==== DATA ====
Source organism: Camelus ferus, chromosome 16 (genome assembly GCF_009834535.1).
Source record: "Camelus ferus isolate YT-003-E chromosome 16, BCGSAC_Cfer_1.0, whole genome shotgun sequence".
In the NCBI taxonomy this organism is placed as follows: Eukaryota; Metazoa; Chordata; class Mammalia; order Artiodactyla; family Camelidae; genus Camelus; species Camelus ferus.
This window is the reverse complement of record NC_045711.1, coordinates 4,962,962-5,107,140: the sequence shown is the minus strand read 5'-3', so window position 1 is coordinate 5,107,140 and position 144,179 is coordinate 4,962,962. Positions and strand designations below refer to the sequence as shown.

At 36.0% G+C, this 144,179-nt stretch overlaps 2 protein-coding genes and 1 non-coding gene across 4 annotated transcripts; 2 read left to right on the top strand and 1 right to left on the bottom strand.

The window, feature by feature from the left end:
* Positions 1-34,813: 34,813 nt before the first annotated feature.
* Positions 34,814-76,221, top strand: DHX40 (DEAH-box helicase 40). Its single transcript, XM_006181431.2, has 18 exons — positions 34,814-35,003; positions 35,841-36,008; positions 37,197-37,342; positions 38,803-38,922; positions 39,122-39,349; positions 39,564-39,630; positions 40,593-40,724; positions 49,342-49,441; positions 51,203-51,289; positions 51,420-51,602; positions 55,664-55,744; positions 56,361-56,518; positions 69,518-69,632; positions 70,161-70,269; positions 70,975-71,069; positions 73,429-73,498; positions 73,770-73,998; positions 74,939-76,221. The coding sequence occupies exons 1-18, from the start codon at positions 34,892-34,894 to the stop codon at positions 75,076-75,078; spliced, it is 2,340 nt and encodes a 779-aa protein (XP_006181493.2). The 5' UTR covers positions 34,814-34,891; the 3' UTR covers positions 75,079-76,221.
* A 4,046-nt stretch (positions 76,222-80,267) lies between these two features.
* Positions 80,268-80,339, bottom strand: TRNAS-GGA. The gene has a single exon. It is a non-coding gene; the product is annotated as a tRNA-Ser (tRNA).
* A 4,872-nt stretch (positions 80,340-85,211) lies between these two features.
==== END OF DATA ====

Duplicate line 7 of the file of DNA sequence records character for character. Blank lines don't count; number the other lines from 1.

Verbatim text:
* Positions 1-34,813: 34,813 nt before the first annotated feature.